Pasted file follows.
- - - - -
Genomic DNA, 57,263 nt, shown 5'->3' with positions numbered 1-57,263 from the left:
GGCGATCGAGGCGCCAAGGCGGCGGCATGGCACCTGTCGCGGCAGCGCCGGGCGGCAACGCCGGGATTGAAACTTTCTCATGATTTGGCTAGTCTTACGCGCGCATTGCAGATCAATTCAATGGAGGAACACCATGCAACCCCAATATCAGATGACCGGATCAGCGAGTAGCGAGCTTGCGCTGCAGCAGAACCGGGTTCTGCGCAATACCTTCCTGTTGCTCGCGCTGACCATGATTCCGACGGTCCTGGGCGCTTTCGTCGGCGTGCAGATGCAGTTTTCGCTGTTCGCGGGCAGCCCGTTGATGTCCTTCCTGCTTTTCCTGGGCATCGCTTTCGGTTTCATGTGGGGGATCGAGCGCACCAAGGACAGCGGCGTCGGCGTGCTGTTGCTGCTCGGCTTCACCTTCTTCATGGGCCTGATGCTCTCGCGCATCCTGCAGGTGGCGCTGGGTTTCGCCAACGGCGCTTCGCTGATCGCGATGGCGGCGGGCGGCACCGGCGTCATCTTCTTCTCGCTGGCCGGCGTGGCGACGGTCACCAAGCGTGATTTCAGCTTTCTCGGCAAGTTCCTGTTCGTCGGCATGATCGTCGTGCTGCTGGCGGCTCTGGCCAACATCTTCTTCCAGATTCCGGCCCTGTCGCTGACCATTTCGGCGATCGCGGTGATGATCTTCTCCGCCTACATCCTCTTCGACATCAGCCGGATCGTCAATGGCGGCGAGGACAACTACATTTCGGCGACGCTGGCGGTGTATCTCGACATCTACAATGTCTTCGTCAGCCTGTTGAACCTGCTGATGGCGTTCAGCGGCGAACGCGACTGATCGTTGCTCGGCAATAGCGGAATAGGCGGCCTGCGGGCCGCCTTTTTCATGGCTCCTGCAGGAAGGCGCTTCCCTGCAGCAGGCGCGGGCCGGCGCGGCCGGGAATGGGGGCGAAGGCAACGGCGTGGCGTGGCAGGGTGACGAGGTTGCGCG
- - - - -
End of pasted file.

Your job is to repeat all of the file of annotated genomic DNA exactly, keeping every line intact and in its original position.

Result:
Genomic DNA, 57,263 nt, shown 5'->3' with positions numbered 1-57,263 from the left:
GGCGATCGAGGCGCCAAGGCGGCGGCATGGCACCTGTCGCGGCAGCGCCGGGCGGCAACGCCGGGATTGAAACTTTCTCATGATTTGGCTAGTCTTACGCGCGCATTGCAGATCAATTCAATGGAGGAACACCATGCAACCCCAATATCAGATGACCGGATCAGCGAGTAGCGAGCTTGCGCTGCAGCAGAACCGGGTTCTGCGCAATACCTTCCTGTTGCTCGCGCTGACCATGATTCCGACGGTCCTGGGCGCTTTCGTCGGCGTGCAGATGCAGTTTTCGCTGTTCGCGGGCAGCCCGTTGATGTCCTTCCTGCTTTTCCTGGGCATCGCTTTCGGTTTCATGTGGGGGATCGAGCGCACCAAGGACAGCGGCGTCGGCGTGCTGTTGCTGCTCGGCTTCACCTTCTTCATGGGCCTGATGCTCTCGCGCATCCTGCAGGTGGCGCTGGGTTTCGCCAACGGCGCTTCGCTGATCGCGATGGCGGCGGGCGGCACCGGCGTCATCTTCTTCTCGCTGGCCGGCGTGGCGACGGTCACCAAGCGTGATTTCAGCTTTCTCGGCAAGTTCCTGTTCGTCGGCATGATCGTCGTGCTGCTGGCGGCTCTGGCCAACATCTTCTTCCAGATTCCGGCCCTGTCGCTGACCATTTCGGCGATCGCGGTGATGATCTTCTCCGCCTACATCCTCTTCGACATCAGCCGGATCGTCAATGGCGGCGAGGACAACTACATTTCGGCGACGCTGGCGGTGTATCTCGACATCTACAATGTCTTCGTCAGCCTGTTGAACCTGCTGATGGCGTTCAGCGGCGAACGCGACTGATCGTTGCTCGGCAATAGCGGAATAGGCGGCCTGCGGGCCGCCTTTTTCATGGCTCCTGCAGGAAGGCGCTTCCCTGCAGCAGGCGCGGGCCGGCGCGGCCGGGAATGGGGGCGAAGGCAACGGCGTGGCGTGGCAGGGTGACGAGGTTGCGCG